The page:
My PhD project investigates the organization and use of space in ancient Greek households using a novel combination of traditional artefact and state of the art geoarchaeology, in comparison with Classical texts. How were different rooms used, how did it change over time and what can this tell us about the people that lived here? My case study is the city of Olynthos in Northern Greece, occupied from the 5th century BC until its destruction in the mid-4th century BC. It is known for its orthogonally planned layout and outstandingly preserved houses that are seen as the archetype for ‘typical’ domestic buildings in ancient Greece. My project focuses on the identification and characterization of ancient floor levels and occupation deposits within domestic buildings. The integration of geoarchaeological methods enables me to differentiate natural from anthropogenic processes based on the microstratigraphy of the archaeological deposits and associated chemical compounds that can be linked to human activities. Investigating domestic space provides a detailed picture of activities within households but also gives a better understanding of social relations and interactions between households and neighbourhoods in Greek antiquity.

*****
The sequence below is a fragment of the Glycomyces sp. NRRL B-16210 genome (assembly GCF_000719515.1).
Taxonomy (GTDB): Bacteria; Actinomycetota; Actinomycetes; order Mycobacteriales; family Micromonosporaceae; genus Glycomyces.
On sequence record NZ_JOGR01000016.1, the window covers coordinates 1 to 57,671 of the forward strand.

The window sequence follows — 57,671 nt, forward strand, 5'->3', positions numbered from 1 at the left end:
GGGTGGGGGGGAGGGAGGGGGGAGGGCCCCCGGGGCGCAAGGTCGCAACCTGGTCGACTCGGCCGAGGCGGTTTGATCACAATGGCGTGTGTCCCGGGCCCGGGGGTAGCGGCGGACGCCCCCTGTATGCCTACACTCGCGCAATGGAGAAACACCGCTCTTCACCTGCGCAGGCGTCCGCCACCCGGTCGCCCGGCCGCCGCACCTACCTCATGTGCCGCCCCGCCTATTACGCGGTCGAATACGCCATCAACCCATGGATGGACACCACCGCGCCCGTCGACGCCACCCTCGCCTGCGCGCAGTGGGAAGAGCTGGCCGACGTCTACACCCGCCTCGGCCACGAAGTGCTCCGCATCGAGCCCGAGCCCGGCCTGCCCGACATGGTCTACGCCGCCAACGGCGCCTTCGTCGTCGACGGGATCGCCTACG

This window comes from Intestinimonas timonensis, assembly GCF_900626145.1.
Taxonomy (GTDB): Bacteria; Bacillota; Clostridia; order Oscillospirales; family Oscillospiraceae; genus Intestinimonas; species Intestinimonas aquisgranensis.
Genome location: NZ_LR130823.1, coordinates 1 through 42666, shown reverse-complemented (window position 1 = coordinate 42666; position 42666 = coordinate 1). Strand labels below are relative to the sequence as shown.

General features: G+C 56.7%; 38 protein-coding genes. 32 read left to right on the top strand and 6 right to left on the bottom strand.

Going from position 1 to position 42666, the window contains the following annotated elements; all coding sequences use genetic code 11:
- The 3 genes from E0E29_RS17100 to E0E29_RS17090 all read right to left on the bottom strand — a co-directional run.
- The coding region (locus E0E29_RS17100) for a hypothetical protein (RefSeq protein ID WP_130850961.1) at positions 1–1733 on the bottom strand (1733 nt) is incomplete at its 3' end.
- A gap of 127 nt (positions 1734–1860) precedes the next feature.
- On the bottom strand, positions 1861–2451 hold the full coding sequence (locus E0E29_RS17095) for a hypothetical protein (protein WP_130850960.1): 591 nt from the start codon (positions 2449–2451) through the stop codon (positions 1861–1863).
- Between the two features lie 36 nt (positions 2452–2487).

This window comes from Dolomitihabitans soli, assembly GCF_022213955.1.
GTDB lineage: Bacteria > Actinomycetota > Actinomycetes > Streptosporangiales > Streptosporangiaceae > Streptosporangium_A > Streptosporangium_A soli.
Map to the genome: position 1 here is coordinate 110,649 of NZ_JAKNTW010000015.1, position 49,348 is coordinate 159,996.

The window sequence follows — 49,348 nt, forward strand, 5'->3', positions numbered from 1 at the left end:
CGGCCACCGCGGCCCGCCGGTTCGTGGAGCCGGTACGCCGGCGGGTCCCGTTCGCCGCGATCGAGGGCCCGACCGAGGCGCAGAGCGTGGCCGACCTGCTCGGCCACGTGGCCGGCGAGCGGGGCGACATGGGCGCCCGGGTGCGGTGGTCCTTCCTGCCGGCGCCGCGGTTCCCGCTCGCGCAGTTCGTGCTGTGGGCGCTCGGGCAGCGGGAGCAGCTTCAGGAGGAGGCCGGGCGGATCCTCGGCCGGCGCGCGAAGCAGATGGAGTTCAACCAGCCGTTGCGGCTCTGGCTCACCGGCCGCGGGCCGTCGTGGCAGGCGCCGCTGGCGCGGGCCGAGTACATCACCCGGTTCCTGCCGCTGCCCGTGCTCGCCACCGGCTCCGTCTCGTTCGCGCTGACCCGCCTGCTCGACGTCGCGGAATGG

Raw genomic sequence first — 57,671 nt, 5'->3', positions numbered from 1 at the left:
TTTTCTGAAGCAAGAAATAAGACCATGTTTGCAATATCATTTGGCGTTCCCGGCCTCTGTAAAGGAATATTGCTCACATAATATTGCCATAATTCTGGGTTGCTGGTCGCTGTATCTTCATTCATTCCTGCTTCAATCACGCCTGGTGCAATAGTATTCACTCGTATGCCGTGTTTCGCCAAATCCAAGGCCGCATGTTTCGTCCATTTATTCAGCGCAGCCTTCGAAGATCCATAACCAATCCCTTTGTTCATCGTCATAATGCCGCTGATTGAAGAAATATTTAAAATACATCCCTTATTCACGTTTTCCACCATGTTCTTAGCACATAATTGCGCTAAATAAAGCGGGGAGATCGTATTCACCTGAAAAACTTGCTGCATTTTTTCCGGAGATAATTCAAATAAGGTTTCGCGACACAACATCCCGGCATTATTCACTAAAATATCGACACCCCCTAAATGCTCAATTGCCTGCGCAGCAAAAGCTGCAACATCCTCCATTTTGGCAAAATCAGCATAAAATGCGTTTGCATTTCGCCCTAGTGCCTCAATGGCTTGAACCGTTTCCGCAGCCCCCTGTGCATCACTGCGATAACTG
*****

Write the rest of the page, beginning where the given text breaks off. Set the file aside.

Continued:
Presentations and conferences
Biomolecular and micromorphological analyses of suspected fecal deposits at Neolithic Aşıklı Höyük, Turkey. Presentation given at the Society for American Archaeology 83rd Annual Meeting, Washington DC. 2018
MSc Archaeological Sciences, Tübingen University
Dissertation title: Biomolecular and micromorphological analysis of suspected fecal deposits at Neolithic Aşıklı Höyük, Turkey
BA Geoarchaeology, Trier University
Dissertation title: Palynologische Untersuchungen von Pilzsporen aus dem Stausee der römischen Siedlung in Los Bañales (NO-Spanien)